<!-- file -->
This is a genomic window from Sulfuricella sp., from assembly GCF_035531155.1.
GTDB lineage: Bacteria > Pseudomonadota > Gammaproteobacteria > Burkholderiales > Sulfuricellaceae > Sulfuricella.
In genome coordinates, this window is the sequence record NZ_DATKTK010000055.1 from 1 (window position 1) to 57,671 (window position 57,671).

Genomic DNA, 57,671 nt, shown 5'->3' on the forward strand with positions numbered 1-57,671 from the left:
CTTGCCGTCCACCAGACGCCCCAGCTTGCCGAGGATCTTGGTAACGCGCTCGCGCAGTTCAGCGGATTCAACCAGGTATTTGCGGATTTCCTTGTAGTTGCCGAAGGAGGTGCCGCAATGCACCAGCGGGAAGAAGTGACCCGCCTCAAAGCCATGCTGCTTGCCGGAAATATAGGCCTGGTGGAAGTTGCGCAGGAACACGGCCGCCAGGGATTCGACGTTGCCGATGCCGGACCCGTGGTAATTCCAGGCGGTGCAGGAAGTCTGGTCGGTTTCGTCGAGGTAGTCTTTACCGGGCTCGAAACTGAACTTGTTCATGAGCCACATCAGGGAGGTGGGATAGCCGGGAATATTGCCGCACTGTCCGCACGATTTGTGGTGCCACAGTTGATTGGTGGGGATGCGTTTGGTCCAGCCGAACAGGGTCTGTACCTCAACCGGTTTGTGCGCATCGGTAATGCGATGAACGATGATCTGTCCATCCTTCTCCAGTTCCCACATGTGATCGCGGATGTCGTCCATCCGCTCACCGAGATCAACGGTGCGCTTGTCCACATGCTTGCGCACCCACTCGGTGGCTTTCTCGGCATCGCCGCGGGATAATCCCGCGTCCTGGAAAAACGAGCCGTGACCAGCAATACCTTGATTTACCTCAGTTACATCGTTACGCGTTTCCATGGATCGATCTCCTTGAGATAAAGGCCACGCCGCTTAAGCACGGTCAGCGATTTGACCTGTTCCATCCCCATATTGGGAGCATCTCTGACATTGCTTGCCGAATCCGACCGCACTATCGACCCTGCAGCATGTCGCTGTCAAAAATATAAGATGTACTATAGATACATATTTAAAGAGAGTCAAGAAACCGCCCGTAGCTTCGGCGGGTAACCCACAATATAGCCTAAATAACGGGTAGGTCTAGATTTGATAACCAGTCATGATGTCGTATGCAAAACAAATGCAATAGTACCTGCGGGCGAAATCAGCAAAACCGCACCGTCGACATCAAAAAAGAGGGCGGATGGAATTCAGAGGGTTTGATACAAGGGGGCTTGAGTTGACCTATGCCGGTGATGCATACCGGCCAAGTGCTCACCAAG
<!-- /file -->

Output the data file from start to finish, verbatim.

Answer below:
This is a genomic window from Sulfuricella sp., from assembly GCF_035531155.1.
GTDB lineage: Bacteria > Pseudomonadota > Gammaproteobacteria > Burkholderiales > Sulfuricellaceae > Sulfuricella.
In genome coordinates, this window is the sequence record NZ_DATKTK010000055.1 from 1 (window position 1) to 57,671 (window position 57,671).

Genomic DNA, 57,671 nt, shown 5'->3' on the forward strand with positions numbered 1-57,671 from the left:
CTTGCCGTCCACCAGACGCCCCAGCTTGCCGAGGATCTTGGTAACGCGCTCGCGCAGTTCAGCGGATTCAACCAGGTATTTGCGGATTTCCTTGTAGTTGCCGAAGGAGGTGCCGCAATGCACCAGCGGGAAGAAGTGACCCGCCTCAAAGCCATGCTGCTTGCCGGAAATATAGGCCTGGTGGAAGTTGCGCAGGAACACGGCCGCCAGGGATTCGACGTTGCCGATGCCGGACCCGTGGTAATTCCAGGCGGTGCAGGAAGTCTGGTCGGTTTCGTCGAGGTAGTCTTTACCGGGCTCGAAACTGAACTTGTTCATGAGCCACATCAGGGAGGTGGGATAGCCGGGAATATTGCCGCACTGTCCGCACGATTTGTGGTGCCACAGTTGATTGGTGGGGATGCGTTTGGTCCAGCCGAACAGGGTCTGTACCTCAACCGGTTTGTGCGCATCGGTAATGCGATGAACGATGATCTGTCCATCCTTCTCCAGTTCCCACATGTGATCGCGGATGTCGTCCATCCGCTCACCGAGATCAACGGTGCGCTTGTCCACATGCTTGCGCACCCACTCGGTGGCTTTCTCGGCATCGCCGCGGGATAATCCCGCGTCCTGGAAAAACGAGCCGTGACCAGCAATACCTTGATTTACCTCAGTTACATCGTTACGCGTTTCCATGGATCGATCTCCTTGAGATAAAGGCCACGCCGCTTAAGCACGGTCAGCGATTTGACCTGTTCCATCCCCATATTGGGAGCATCTCTGACATTGCTTGCCGAATCCGACCGCACTATCGACCCTGCAGCATGTCGCTGTCAAAAATATAAGATGTACTATAGATACATATTTAAAGAGAGTCAAGAAACCGCCCGTAGCTTCGGCGGGTAACCCACAATATAGCCTAAATAACGGGTAGGTCTAGATTTGATAACCAGTCATGATGTCGTATGCAAAACAAATGCAATAGTACCTGCGGGCGAAATCAGCAAAACCGCACCGTCGACATCAAAAAAGAGGGCGGATGGAATTCAGAGGGTTTGATACAAGGGGGCTTGAGTTGACCTATGCCGGTGATGCATACCGGCCAAGTGCTCACCAAG